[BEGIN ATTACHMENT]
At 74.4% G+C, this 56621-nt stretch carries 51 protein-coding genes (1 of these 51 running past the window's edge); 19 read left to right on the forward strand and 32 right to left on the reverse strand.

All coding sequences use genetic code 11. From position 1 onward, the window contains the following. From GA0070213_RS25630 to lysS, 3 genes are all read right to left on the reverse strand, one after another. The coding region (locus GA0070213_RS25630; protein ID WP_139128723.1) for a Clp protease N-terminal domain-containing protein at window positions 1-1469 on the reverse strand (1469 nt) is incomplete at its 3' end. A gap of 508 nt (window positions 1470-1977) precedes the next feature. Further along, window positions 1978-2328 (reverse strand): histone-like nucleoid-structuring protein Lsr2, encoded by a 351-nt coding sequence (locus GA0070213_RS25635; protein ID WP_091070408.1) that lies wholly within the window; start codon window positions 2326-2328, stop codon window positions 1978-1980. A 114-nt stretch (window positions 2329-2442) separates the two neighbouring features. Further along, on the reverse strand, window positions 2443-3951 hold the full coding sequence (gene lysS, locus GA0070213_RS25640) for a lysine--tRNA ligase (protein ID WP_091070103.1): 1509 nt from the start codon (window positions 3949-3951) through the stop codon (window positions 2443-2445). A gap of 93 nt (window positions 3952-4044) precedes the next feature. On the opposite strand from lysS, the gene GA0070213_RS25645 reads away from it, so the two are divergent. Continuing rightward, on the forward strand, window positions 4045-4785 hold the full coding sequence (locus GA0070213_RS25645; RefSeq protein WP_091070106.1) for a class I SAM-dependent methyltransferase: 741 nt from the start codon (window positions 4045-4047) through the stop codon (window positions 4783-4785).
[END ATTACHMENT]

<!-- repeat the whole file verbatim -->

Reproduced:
At 74.4% G+C, this 56621-nt stretch carries 51 protein-coding genes (1 of these 51 running past the window's edge); 19 read left to right on the forward strand and 32 right to left on the reverse strand.

All coding sequences use genetic code 11. From position 1 onward, the window contains the following. From GA0070213_RS25630 to lysS, 3 genes are all read right to left on the reverse strand, one after another. The coding region (locus GA0070213_RS25630; protein ID WP_139128723.1) for a Clp protease N-terminal domain-containing protein at window positions 1-1469 on the reverse strand (1469 nt) is incomplete at its 3' end. A gap of 508 nt (window positions 1470-1977) precedes the next feature. Further along, window positions 1978-2328 (reverse strand): histone-like nucleoid-structuring protein Lsr2, encoded by a 351-nt coding sequence (locus GA0070213_RS25635; protein ID WP_091070408.1) that lies wholly within the window; start codon window positions 2326-2328, stop codon window positions 1978-1980. A 114-nt stretch (window positions 2329-2442) separates the two neighbouring features. Further along, on the reverse strand, window positions 2443-3951 hold the full coding sequence (gene lysS, locus GA0070213_RS25640) for a lysine--tRNA ligase (protein ID WP_091070103.1): 1509 nt from the start codon (window positions 3949-3951) through the stop codon (window positions 2443-2445). A gap of 93 nt (window positions 3952-4044) precedes the next feature. On the opposite strand from lysS, the gene GA0070213_RS25645 reads away from it, so the two are divergent. Continuing rightward, on the forward strand, window positions 4045-4785 hold the full coding sequence (locus GA0070213_RS25645; RefSeq protein WP_091070106.1) for a class I SAM-dependent methyltransferase: 741 nt from the start codon (window positions 4045-4047) through the stop codon (window positions 4783-4785).